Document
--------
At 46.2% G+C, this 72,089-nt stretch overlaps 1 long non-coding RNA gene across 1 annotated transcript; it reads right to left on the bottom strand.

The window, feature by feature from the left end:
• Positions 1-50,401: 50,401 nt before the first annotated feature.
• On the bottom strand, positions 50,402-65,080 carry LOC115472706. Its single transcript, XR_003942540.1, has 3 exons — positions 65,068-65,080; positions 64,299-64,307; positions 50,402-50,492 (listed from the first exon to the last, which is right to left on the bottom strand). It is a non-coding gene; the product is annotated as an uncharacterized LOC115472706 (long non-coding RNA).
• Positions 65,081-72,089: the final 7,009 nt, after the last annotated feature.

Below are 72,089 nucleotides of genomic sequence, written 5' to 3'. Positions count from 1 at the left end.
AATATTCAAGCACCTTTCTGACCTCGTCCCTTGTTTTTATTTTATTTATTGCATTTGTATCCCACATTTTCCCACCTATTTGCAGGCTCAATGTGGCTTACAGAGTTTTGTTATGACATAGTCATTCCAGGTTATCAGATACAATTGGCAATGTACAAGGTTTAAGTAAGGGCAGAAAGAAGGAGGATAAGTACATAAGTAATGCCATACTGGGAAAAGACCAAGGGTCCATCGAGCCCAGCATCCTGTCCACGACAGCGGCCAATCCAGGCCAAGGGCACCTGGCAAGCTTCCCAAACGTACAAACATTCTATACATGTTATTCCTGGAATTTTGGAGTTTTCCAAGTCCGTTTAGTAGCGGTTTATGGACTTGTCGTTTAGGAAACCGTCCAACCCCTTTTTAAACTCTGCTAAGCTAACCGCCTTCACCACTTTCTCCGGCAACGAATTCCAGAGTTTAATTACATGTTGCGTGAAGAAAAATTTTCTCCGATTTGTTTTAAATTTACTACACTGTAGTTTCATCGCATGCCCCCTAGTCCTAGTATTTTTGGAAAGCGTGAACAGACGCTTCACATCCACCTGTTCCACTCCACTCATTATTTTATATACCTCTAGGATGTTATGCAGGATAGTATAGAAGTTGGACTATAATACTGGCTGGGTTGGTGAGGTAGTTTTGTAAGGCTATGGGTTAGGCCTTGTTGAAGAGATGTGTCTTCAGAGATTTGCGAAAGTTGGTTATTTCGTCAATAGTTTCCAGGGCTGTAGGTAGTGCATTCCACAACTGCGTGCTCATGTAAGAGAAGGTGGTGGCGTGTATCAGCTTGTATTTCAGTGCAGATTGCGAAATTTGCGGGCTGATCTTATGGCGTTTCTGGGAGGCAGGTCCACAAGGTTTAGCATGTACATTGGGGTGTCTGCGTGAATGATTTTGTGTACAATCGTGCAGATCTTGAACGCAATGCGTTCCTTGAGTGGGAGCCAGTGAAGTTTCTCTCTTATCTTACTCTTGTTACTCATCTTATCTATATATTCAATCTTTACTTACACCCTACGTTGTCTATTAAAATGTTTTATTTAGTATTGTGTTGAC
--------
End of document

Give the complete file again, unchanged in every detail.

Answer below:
At 46.2% G+C, this 72,089-nt stretch overlaps 1 long non-coding RNA gene across 1 annotated transcript; it reads right to left on the bottom strand.

The window, feature by feature from the left end:
• Positions 1-50,401: 50,401 nt before the first annotated feature.
• On the bottom strand, positions 50,402-65,080 carry LOC115472706. Its single transcript, XR_003942540.1, has 3 exons — positions 65,068-65,080; positions 64,299-64,307; positions 50,402-50,492 (listed from the first exon to the last, which is right to left on the bottom strand). It is a non-coding gene; the product is annotated as an uncharacterized LOC115472706 (long non-coding RNA).
• Positions 65,081-72,089: the final 7,009 nt, after the last annotated feature.

Below are 72,089 nucleotides of genomic sequence, written 5' to 3'. Positions count from 1 at the left end.
AATATTCAAGCACCTTTCTGACCTCGTCCCTTGTTTTTATTTTATTTATTGCATTTGTATCCCACATTTTCCCACCTATTTGCAGGCTCAATGTGGCTTACAGAGTTTTGTTATGACATAGTCATTCCAGGTTATCAGATACAATTGGCAATGTACAAGGTTTAAGTAAGGGCAGAAAGAAGGAGGATAAGTACATAAGTAATGCCATACTGGGAAAAGACCAAGGGTCCATCGAGCCCAGCATCCTGTCCACGACAGCGGCCAATCCAGGCCAAGGGCACCTGGCAAGCTTCCCAAACGTACAAACATTCTATACATGTTATTCCTGGAATTTTGGAGTTTTCCAAGTCCGTTTAGTAGCGGTTTATGGACTTGTCGTTTAGGAAACCGTCCAACCCCTTTTTAAACTCTGCTAAGCTAACCGCCTTCACCACTTTCTCCGGCAACGAATTCCAGAGTTTAATTACATGTTGCGTGAAGAAAAATTTTCTCCGATTTGTTTTAAATTTACTACACTGTAGTTTCATCGCATGCCCCCTAGTCCTAGTATTTTTGGAAAGCGTGAACAGACGCTTCACATCCACCTGTTCCACTCCACTCATTATTTTATATACCTCTAGGATGTTATGCAGGATAGTATAGAAGTTGGACTATAATACTGGCTGGGTTGGTGAGGTAGTTTTGTAAGGCTATGGGTTAGGCCTTGTTGAAGAGATGTGTCTTCAGAGATTTGCGAAAGTTGGTTATTTCGTCAATAGTTTCCAGGGCTGTAGGTAGTGCATTCCACAACTGCGTGCTCATGTAAGAGAAGGTGGTGGCGTGTATCAGCTTGTATTTCAGTGCAGATTGCGAAATTTGCGGGCTGATCTTATGGCGTTTCTGGGAGGCAGGTCCACAAGGTTTAGCATGTACATTGGGGTGTCTGCGTGAATGATTTTGTGTACAATCGTGCAGATCTTGAACGCAATGCGTTCCTTGAGTGGGAGCCAGTGAAGTTTCTCTCTTATCTTACTCTTGTTACTCATCTTATCTATATATTCAATCTTTACTTACACCCTACGTTGTCTATTAAAATGTTTTATTTAGTATTGTGTTGAC